While I agree with Rubsley that the current image is somewhat blurry (due to atmosphere and digital zoom, it seems), I think it is superior to the gif in terms of showing the subject. The gif does not particularly demonstrate what we are discussing, IMO. - SummerPhDv2.0 12:13, 5 April 2019 (UTC)
Offshore windpark Thorntonbank.jpg
Looking through Commons, I did find this one, which is quite a bit sharper, but it's a bunch of wind turbines rather than a ship. I'm not sure if that would be an adequate substitute or not, but there it is. –Deacon Vorbis (carbon • videos) 12:18, 5 April 2019 (UTC)
I don't see why anyone else hasn't done this yet (the existing image is poor), so I've done it. Black Kite (talk) 15:30, 16 June 2019 (UTC)
Much better, with just a tweak to the caption. - SummerPhDv2.0 17:51, 16 June 2019 (UTC)

To Consider, when stating Archaic View from the Bronze Age.[edit]

In the UK Early 1900's it was still Illegal to teach the Heliocentric Globe Sun Worshipping Model. That's not the Bronze Age, but we are still in the Iron Age of Roman occupation.

The preceding period is known as the Copper Age and is characterised by the production of flat axes, daggers, halberds and awls in copper. The period is divided into three phases: Early Bronze Age (2000–1500 BC), Middle Bronze Age (1500–1200 BC), and Late Bronze Age (1200–c. 500 BC). Bronze Age - Wikipedia › wiki › Bronze_Age — Preceding unsigned comment added by (talk) 10:09, 4 October 2019 (UTC)

Obviously, the given citation has nothing to do with the Bronze age as it is about Early 20th century flat earthers, but even as it stands it is incorrect. The Observatory had a short piece clarifying the claim of Mr. Breach that it was illegal to teach that the Earth is round:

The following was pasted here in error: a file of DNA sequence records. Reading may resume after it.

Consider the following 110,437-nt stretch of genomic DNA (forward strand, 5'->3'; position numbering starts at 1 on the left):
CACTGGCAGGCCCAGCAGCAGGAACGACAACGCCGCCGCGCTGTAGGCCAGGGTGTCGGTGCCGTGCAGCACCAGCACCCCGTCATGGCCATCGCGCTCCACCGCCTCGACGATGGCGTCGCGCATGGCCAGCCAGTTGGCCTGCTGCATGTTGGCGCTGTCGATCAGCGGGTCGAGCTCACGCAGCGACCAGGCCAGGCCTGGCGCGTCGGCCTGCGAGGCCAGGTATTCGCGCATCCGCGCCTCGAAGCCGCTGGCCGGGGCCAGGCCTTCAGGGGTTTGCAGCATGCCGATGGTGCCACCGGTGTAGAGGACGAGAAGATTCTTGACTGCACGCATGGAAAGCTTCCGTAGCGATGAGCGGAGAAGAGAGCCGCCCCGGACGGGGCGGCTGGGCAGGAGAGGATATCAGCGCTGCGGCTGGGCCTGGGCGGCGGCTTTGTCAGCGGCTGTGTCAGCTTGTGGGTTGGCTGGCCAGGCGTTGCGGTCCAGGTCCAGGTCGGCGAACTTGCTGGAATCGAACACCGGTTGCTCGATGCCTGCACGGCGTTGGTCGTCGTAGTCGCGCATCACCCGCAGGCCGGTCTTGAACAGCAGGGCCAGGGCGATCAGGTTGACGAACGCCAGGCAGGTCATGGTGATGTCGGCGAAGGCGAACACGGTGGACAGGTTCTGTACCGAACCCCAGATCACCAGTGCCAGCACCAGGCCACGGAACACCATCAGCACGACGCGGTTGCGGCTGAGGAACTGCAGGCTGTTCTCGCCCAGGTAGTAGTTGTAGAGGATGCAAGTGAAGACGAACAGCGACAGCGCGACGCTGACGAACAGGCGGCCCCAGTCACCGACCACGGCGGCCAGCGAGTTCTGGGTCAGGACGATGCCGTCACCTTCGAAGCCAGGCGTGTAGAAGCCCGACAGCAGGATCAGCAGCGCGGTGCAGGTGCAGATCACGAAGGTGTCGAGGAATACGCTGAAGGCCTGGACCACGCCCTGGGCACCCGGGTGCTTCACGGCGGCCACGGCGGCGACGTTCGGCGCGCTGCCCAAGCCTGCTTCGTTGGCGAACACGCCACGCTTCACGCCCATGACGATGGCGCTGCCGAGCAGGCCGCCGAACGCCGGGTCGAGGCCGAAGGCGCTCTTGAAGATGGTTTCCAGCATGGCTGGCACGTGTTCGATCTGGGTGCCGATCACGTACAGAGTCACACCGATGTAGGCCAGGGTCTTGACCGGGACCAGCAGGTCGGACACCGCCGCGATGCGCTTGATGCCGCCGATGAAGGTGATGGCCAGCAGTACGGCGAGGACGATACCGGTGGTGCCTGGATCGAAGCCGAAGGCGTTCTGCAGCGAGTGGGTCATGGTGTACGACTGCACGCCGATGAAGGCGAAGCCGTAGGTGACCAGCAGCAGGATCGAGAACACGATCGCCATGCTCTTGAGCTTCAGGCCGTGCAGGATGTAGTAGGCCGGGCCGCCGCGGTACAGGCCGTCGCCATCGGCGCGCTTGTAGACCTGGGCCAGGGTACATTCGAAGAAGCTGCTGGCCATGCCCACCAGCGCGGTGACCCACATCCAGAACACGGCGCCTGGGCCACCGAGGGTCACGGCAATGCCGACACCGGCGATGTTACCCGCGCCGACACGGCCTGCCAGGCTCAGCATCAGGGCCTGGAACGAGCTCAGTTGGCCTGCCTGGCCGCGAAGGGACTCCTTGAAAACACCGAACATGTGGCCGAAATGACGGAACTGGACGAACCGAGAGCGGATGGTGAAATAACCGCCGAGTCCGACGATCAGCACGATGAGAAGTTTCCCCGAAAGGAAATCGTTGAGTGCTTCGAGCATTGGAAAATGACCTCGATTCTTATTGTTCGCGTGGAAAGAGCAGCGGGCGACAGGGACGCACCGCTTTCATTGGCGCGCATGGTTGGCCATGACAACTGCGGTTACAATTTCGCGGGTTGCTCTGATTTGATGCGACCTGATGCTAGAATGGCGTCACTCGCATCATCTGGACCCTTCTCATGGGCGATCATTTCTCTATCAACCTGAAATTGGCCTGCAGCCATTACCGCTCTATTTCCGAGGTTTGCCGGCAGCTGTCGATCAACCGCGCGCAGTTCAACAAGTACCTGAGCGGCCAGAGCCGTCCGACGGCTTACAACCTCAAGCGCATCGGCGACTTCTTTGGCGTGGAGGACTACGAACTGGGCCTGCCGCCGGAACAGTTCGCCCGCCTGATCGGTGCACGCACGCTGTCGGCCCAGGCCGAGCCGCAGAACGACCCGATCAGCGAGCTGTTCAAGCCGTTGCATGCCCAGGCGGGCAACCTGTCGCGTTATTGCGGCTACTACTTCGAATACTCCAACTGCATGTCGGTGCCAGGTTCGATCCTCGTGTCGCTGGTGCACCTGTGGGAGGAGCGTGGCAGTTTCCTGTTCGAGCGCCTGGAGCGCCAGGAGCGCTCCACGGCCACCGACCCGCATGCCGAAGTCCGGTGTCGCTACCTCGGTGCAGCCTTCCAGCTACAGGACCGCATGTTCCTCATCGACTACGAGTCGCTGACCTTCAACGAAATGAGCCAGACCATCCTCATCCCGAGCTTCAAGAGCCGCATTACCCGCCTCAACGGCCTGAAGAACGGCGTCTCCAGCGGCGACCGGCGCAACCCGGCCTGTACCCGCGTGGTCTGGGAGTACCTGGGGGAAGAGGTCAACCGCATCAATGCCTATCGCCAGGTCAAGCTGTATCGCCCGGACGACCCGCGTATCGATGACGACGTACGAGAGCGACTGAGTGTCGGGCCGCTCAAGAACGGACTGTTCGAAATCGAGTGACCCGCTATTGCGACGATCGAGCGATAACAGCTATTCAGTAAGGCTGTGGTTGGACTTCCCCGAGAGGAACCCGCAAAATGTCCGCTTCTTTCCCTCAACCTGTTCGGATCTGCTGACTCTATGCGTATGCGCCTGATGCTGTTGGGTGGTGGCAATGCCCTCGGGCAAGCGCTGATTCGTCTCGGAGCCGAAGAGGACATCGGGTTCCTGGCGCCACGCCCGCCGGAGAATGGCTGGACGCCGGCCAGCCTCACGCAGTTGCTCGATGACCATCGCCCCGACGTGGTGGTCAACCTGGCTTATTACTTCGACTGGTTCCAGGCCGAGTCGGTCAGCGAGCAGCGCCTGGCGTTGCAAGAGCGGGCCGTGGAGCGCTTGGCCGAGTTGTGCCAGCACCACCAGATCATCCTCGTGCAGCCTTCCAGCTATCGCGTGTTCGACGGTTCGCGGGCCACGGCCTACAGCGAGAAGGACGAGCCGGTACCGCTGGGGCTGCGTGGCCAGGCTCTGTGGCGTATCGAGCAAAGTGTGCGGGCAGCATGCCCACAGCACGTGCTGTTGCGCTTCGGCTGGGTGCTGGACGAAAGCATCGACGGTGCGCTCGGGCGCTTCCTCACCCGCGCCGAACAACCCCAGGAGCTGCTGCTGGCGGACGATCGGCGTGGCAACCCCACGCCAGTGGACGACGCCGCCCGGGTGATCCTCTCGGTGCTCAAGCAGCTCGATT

The following paragraph has been sent me by a correspondent. It is a cutting from some newspaper, but has no name or date attached:—
Transvaal Folk recognize his Merit.
The patience and long-suffering of Mr. Ebenezer Breach, the philosopher who maintains that the Earth is flat, have at length had their reward. He has received a letter from Johannesburg announcing that he has been elected “Grand Master of the Ancient Order of Unshaven Boers.”…
It may be remembered that some time ago Mr. Breach wrote to Sir John Gorst threatening to put in force against him an old statute which is said to have made it illegal to teach in schools that the Earth is round. To this letter he has not had a reply.[1]
It is clear from the Observatory piece that Breach's claim in defense of the Flat Earth had no effect. --SteveMcCluskey (talk) 14:05, 4 October 2019 (UTC)


  1. ^ "Notes", The Observatory, 22 (286): 456, 1899, Bibcode:1899Obs....22..448.